abutting land owner permitted to intervene as party defendant to appeal regarding cease and desist order barring grooming and boarding of dogs on neighboring propertySummary of this case from One Hundred Nine v. New Milford Pl.
File No. 242
Argued March 9, 1976 —
Decided May 21, 1976
Appeal from the decision of the zoning board of appeals, brought to the Court' of Common Pleas in Fairfield County, where a motion to intervene and a motion to be made a party defendant filed by Walter E. Donaghy were denied by the court, Levine, J.; from that decision Walter E. Donaghy appealed. Error; further proceedings.
Walter E. Donaghy, pro se, the appellant.
Richard Cohen, for the appellee (plaintiff).
J. Peter LaChance, for the named defendant.
On June 9, 1975, the zoning inspector of the town of Weston issued a cease and desist order that Margaret N. Bucky, the plaintiff, cease the grooming and boarding of dogs at her premises on Ten O'Clock Lane in Weston. That order was appealed to the Zoning board of appeals by the plaintiff who also applied for a special permit under 343 of the zoning regulations to permit the grooming of dogs and the teaching of grooming and care of pets as a home occupation. The zoning board of appeals denied the appeal from the cease and desist order and the application for a special permit. The plaintiff then appealed to the Court of Common Pleas, where Walter E. Donaghy filed a motion to intervene and a motion to be made a party defendant, which motions were denied by the court.
In his motion Donaghy represents, without contradiction, that he is a resident and co-owner with his wife of the premises known as No. 24 Ten O'Clock Lane in Weston, which premises abut the plaintiff's kennel and residence. Donaghy claims that he will be adversely affected if the decision of the zoning board of appeals is reversed in that his property will be substantially reduced in value, increased traffic and congestion will result, and the residential character of the area will change. Donaghy has a special interest as an abutting owner which will be directly affected by the matter under determination.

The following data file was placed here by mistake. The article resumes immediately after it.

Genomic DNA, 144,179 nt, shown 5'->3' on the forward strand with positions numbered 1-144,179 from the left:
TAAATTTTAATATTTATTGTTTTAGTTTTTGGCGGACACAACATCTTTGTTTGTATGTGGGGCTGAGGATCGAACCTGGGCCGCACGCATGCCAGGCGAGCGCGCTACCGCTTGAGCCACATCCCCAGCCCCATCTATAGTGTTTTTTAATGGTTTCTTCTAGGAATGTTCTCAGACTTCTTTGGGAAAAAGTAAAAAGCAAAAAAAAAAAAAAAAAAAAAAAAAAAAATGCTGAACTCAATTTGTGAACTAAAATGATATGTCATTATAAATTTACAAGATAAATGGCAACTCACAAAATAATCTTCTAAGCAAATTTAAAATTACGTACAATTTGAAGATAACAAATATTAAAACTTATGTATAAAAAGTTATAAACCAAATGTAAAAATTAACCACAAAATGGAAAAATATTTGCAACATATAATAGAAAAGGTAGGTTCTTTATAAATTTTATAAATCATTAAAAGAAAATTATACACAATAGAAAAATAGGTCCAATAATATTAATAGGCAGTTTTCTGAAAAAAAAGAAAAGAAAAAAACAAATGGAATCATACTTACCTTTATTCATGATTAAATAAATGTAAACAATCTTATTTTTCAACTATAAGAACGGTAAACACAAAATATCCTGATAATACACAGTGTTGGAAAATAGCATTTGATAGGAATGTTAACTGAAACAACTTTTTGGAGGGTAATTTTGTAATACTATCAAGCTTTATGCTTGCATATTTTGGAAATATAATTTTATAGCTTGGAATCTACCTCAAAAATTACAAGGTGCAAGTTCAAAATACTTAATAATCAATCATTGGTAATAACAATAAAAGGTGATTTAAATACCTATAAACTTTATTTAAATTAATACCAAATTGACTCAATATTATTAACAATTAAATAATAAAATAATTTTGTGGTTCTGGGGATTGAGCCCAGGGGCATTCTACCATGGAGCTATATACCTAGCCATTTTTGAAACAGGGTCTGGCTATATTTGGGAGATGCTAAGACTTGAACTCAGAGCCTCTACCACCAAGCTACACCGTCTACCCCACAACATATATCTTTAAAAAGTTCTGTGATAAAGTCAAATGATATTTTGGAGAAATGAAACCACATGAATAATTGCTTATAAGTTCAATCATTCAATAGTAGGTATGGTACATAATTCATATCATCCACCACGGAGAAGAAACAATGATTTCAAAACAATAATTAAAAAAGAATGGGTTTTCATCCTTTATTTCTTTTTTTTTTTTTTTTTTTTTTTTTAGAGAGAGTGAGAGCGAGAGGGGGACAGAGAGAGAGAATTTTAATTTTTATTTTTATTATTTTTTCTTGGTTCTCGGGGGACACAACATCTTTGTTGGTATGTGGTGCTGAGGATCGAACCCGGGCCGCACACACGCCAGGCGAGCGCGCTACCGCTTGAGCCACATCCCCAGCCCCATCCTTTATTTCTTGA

For a number of years, the courts of Connecticut have been liberal in permitting abutting owners of real property to be made parties in zoning matters. Section 8-8 of the General Statutes permits abutting owners to appeal from any adverse decision of zoning boards of appeal. Donaghy would have been able to appeal if the board had acted favorably upon the plaintiff's application. He would not be able to seek review of a decision of the Court of Common Pleas reversing the action of the board, however, unless he were permitted to intervene in this action.
Section 52-102 of the General Statutes permits any person who claims an interest in the controversy adverse to the plaintiff to be made a defendant. Section 52-107 of the General Statutes directs that a person who has an interest which the judgment will affect should be made a party to the action. See Practice Book 61. In Greenwich Gas Co. v. Tuthill, 113 Conn. 684, 695, our Supreme Court permitted the intervention as parties defendant of persons asserting a special interest in the matter under determination. "Intervention may be claimed as a right when the intervenor `will either gain or lose by the direct legal operation and effect of the judgment.'" DeFelice v. Federal Grain Corporation, 12 Conn. Sup. 199, 201, citing W. H. Glover Co. v. Smith, 126 Me. 397.
We conclude that the interest of Walter E. Donaghy as an abutting owner under the circumstances of this case is sufficient so that he should be permitted to intervene in this action.